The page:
some brown rice. Junior Anneke Franzmeier commented on the rice saying, “Why does it actually look good?” Luckily, I was able to correct the mis-step in judgment by assuring her that it was in fact not very good. It was mostly flavorless but lying in its center was an orange attempt at flavor that might have been good had the seasoning been dispersed evenly throughout the dish instead of lying in the middle as a clump hanging on to some grains.

“I’m not quite sure if I am

to ever forget the flavor of this wretched orange trap but I pray that that day comes sometime soon



appreciated Tuesday’s meal quite a bit. Granted, not for its own stand out but rather the lack of any standout qualities. I appreciate a meal that does its job and this meal to some level accomplished that. I was hungry before and I was a little less hungry after and for that it deserves some praise. Oftentimes there are days where the school lunch diminishes my opinion of all food. It’s specific brand of bad flavor makes food as a concept seem lesser. On this day, the food excelled at mediocrity. Mediocrity is normally not an aspiration but when on a good day the best you can offer is a bag full of cucumbers then a meal where nothing really sticks out is something to be celebrated and heralded as an accomplishment in the world of cooking. The entree was a fajita which did not have a particularly memorable taste but I was very content with its existence. This was not a dish that I was actively mad at, which is surprisingly and unfortunately hard to come by when you’re a regular in the lunch line.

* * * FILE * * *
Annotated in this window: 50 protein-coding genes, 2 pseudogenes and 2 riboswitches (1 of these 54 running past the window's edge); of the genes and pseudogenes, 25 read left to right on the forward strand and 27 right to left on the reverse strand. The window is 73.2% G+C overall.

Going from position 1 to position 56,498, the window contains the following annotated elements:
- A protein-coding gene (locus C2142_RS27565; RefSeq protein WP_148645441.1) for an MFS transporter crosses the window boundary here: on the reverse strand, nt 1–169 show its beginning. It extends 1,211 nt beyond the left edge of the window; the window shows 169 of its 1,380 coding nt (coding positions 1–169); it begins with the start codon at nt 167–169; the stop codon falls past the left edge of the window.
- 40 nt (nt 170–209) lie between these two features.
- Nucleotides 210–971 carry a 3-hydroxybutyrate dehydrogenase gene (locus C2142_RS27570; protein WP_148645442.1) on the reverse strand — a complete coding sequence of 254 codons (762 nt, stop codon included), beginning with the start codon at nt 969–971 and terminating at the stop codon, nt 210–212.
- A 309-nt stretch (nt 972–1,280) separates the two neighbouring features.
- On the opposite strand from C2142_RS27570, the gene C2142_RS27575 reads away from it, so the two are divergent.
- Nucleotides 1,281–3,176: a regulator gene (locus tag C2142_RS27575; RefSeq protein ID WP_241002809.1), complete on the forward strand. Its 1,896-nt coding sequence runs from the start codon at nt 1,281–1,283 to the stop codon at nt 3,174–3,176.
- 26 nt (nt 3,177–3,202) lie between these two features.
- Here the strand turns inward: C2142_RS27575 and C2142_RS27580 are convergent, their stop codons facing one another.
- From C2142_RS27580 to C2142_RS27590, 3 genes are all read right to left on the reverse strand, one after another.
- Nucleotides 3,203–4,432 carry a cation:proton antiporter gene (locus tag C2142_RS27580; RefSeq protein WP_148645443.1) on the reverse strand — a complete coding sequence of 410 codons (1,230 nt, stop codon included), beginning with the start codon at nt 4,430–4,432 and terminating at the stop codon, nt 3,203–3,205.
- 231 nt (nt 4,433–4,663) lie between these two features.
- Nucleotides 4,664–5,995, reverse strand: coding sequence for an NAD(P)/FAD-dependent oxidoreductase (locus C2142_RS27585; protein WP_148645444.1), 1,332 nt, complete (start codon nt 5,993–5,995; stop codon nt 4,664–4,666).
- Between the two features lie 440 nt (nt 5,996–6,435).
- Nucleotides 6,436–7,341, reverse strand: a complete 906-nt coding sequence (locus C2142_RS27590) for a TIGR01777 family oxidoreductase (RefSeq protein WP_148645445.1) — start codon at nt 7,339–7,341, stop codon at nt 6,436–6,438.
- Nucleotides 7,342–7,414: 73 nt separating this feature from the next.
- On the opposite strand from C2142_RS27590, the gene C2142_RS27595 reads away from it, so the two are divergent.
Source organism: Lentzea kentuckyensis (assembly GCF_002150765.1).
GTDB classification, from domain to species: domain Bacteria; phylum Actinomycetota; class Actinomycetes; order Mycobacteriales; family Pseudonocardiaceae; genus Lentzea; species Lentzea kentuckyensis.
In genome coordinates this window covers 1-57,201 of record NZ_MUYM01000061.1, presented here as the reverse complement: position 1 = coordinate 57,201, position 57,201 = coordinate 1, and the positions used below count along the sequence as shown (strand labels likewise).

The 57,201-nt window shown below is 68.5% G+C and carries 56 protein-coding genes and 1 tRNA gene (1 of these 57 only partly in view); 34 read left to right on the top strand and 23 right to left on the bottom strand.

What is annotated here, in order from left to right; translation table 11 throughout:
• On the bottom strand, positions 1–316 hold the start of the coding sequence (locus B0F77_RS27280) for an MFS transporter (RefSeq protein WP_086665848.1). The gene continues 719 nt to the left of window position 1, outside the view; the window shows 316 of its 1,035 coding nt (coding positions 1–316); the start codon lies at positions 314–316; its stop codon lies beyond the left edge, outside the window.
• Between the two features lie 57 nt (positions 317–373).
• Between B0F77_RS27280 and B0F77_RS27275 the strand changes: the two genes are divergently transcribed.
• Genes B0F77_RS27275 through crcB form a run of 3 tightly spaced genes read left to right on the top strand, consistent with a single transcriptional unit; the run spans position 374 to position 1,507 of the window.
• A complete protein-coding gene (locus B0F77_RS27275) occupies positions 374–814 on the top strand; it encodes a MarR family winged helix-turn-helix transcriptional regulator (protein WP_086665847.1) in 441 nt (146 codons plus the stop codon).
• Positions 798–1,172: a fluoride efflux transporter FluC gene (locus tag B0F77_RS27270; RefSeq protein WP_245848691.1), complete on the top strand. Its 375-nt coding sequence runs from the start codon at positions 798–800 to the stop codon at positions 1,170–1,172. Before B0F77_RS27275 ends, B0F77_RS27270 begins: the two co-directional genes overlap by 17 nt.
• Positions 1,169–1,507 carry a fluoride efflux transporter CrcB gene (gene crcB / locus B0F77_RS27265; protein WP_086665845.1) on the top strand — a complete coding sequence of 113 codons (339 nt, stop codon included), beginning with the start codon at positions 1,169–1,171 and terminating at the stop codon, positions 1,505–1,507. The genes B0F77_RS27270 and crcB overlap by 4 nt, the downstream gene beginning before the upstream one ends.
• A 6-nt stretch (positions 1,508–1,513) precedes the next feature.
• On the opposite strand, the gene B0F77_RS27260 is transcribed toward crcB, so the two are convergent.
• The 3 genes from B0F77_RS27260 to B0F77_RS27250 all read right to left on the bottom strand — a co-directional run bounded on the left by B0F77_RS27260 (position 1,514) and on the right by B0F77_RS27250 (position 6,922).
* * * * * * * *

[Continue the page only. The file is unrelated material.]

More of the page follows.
ednesday offered the most surprising meal that made it both the best and worst thing I saw all week in the lunch line. One of the most esteemed entrees was being served that day, the cheese pockets. Warm pockets of bread with cheese inside that provides a savory flavor